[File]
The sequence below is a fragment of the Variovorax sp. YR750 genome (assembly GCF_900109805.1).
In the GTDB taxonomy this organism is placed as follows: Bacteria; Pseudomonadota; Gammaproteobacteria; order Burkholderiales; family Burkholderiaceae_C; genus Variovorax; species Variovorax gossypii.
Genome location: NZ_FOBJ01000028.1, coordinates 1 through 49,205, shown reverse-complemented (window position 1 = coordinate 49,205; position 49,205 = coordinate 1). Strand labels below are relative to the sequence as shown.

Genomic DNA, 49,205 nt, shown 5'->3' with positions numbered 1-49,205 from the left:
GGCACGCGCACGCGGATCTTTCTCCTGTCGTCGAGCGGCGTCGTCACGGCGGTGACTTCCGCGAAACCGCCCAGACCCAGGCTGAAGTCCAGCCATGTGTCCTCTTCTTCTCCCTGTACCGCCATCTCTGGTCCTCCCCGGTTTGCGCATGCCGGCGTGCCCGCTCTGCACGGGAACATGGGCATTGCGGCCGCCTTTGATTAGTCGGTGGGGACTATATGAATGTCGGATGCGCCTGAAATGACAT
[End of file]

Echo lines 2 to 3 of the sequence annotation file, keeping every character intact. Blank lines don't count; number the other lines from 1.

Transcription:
In the GTDB taxonomy this organism is placed as follows: Bacteria; Pseudomonadota; Gammaproteobacteria; order Burkholderiales; family Burkholderiaceae_C; genus Variovorax; species Variovorax gossypii.
Genome location: NZ_FOBJ01000028.1, coordinates 1 through 49,205, shown reverse-complemented (window position 1 = coordinate 49,205; position 49,205 = coordinate 1). Strand labels below are relative to the sequence as shown.